Can Aspirin Reduce the Risk of Breast Cancer Recurrence?
Article date: February 15, 2006
By: Rebecca Viksnins Snowden
Women with breast cancer who take aspirin regularly after diagnosis and treatment may have a lower risk of dying from breast cancer or seeing their breast cancer come back in distant parts of the body (known as distant recurrence), according to a new study published in The Journal of Clinical Oncology. However, experts do not recommend breast cancer patients start taking aspirin because of these findings. More research is needed to confirm any benefits, and taking aspirin regularly has known risks, including serious stomach bleeding.
The study, led by researchers from Brigham and Women’s Hospital, Dana-Farber Cancer Institute, and Harvard Medical School and funded by the National Institutes of Health, is the largest to look at whether taking aspirin and other non-steroidal anti-inflammatory drugs (NSAIDs) after breast cancer diagnosis reduces the risk of breast cancer death or distant recurrence. Previous studies have had mixed results. Some research has shown that the drugs may have a protective effect, while other studies have found no association.
What this study found
The Nurses' Health Study is a large, ongoing study investigating the role of lifestyle factors on women's health. As part of the study, researchers looked at aspirin use among 4,164 nurses aged 30 to 55 who were diagnosed with stage I, II, or III breast cancer between 1976 and 2002. The women were followed through 2006.
Most women who took aspirin regularly were taking it for heart disease prevention. The researchers found that regular aspirin users had a lower risk of distant breast cancer recurrence and breast cancer death. Women who were regular aspirin users had a nearly 50 percent lower risk of breast cancer death and risk of distant recurrence compared to those who did not take aspirin. This is the first study to suggest that taking aspirin regularly may have a survival benefit.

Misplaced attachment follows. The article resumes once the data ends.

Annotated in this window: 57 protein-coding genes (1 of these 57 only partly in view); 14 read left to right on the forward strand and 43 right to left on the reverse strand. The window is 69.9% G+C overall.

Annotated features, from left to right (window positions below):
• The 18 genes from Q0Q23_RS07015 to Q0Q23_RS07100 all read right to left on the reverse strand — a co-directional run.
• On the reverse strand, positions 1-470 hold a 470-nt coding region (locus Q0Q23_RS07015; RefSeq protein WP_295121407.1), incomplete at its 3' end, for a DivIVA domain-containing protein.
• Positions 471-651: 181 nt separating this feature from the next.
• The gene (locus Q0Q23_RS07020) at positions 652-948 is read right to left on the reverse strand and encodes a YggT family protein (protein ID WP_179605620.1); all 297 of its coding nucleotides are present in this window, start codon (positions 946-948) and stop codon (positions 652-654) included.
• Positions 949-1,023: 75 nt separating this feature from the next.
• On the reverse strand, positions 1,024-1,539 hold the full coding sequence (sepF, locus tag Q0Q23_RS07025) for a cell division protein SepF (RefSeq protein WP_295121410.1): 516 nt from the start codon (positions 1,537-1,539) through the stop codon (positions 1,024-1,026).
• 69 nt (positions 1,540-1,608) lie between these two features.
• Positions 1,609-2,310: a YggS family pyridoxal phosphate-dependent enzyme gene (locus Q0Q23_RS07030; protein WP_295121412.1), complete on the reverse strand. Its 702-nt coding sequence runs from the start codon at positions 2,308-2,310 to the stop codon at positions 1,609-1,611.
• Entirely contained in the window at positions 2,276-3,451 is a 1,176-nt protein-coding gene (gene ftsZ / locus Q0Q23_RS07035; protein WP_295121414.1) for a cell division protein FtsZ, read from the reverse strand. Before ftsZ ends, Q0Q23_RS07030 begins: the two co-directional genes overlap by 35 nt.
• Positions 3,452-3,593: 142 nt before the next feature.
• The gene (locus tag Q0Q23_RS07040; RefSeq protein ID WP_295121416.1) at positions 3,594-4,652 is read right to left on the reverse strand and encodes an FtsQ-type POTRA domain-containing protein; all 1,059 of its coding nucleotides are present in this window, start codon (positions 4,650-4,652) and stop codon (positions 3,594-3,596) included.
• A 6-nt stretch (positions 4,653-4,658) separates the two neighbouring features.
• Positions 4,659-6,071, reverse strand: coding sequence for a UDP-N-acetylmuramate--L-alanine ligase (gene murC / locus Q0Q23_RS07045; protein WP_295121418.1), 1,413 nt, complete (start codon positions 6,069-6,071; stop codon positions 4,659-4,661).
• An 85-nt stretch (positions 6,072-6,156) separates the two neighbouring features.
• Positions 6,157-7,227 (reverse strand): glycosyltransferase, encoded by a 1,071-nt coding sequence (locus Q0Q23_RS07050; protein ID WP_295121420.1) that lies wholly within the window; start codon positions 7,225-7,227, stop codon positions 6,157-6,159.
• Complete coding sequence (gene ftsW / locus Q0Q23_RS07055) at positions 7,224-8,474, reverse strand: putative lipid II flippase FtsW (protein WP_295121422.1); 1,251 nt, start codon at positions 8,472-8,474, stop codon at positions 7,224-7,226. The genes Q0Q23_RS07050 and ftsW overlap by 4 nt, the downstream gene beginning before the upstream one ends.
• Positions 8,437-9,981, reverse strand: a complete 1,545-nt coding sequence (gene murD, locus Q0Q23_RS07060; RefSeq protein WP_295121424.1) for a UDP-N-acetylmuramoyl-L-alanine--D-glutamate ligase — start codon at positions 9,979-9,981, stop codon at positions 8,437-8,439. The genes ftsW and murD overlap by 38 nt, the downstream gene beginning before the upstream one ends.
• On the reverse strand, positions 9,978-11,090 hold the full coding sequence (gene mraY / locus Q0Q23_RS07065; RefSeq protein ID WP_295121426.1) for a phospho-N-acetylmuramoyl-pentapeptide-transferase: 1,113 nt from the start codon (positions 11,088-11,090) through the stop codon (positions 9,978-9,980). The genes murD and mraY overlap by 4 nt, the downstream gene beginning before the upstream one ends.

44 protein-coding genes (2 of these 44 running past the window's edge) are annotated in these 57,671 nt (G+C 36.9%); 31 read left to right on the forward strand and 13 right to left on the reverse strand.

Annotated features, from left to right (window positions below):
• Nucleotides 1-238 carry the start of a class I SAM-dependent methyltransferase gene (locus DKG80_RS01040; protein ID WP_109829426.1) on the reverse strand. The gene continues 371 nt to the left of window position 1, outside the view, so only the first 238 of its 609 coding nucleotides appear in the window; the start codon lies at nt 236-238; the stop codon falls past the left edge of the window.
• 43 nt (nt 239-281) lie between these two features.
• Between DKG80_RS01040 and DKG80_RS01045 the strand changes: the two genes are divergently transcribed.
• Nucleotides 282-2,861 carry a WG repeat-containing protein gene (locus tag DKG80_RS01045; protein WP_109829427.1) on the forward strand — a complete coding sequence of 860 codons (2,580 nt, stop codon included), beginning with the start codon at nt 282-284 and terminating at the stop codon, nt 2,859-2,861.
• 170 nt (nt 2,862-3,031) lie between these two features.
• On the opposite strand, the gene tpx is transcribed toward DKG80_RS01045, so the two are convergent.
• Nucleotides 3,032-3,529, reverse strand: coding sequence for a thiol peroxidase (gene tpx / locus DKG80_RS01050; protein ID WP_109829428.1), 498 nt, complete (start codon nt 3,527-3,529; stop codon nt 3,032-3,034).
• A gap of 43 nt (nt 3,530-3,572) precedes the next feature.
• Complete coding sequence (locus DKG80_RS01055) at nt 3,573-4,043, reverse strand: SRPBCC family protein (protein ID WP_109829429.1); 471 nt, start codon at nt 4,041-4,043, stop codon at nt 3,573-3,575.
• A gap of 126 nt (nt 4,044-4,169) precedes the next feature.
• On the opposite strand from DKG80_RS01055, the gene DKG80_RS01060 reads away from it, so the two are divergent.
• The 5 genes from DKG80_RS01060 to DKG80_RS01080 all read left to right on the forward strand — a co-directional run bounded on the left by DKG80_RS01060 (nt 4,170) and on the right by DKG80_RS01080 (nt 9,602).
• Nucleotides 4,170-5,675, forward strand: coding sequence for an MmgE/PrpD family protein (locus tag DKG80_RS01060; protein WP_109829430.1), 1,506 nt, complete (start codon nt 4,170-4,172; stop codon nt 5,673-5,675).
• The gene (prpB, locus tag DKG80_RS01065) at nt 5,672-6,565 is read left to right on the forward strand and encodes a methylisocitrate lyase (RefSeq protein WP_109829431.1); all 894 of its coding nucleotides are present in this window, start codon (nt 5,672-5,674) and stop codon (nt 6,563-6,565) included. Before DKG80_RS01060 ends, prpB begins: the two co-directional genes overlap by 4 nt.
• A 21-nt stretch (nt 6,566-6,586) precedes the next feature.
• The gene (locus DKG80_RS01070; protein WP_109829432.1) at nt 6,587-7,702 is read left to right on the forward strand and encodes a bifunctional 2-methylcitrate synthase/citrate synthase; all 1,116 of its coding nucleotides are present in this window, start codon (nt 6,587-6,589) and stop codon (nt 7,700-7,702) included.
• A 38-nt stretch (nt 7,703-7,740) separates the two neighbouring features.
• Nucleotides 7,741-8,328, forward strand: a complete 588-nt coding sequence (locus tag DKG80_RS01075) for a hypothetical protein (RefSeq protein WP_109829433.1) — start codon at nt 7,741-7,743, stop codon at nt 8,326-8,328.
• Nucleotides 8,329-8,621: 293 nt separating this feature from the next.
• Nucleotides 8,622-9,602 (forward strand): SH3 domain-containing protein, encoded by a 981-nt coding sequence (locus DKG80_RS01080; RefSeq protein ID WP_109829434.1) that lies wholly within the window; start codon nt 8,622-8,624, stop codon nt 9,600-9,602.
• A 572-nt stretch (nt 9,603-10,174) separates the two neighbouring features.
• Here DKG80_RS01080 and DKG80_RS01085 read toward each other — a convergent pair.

"This is the first study to find that aspirin can significantly reduce the risk of cancer spread and death for women who have been treated for early-stage breast cancer," said Michelle Holmes, MD, DrPH, associate professor of medicine and epidemiology at Harvard Medical School & Harvard School of Public Health and the study's lead author. "If these findings are confirmed in other clinical trials, taking aspirin may become another simple, low-cost and relatively safe tool to help women with breast cancer live longer, healthier lives."
While this study did not look at the amount of aspirin the women were taking, the typical dose used to try to prevent heart disease is about 81 mg a day.
Should you be taking aspirin?
Researchers don't know for sure how aspirin might affect cancer growth. NSAIDs inhibit the enzyme cyclooxygenase, which could play a role in disrupting breast cancer growth by suppressing estrogen synthesis. Aspirin is unique among NSAIDs: it irreversibly inhibits cyclooxygenase, which could explain its possible preventive role. Some research has suggested aspirin may affect cancer growth because of its anti-inflammatory effects (chronic inflammation has been linked to cancer). However, scientists are still investigating these processes.
In the meantime, experts caution that more studies will be needed to prove that taking aspirin reduces the risk of breast cancer recurrence or death. Taken by itself, the result of this single study should not imply that all women with breast cancer should start taking aspirin.
"If using aspirin reduces risk of disease recurrence and death in women with breast cancer, it would be of great importance to the millions of women who are breast cancer survivors. However, this is an observational study and results should be viewed cautiously," according to Eric Jacobs, PhD, American Cancer Society strategic director, pharmacoepidemiology.
"It would be premature for breast cancer survivors to use aspirin in order to reduce risk of breast cancer recurrence or of dying from their disease. Cancer survivors, as well as other adults, should discuss the risks and benefits of aspirin use with their doctor. Aspirin use can cause adverse effects, including serious gastrointestinal bleeding," says Jacobs.
The study authors caution women who are undergoing breast cancer treatment to talk to their doctors before taking aspirin – it can affect the action of other drugs.
For more information about breast cancer, see our Detailed Guide.
Citation:"Aspirin Intake and Survival After Breast Cancer." Published in the March 20, 2010,Journal of Clinical Oncology (Vol. 28, No. 9: 1467-1472). First author: Michelle Holmes, MD, DrPH, associate professor of medicine and epidemiology at Harvard Medical School & Harvard School of Public Health.
Reviewed by: Members of the ACS Medical Content Staff
ACS News Center stories are provided as a source of cancer-related news and are not intended to be used as press releases.
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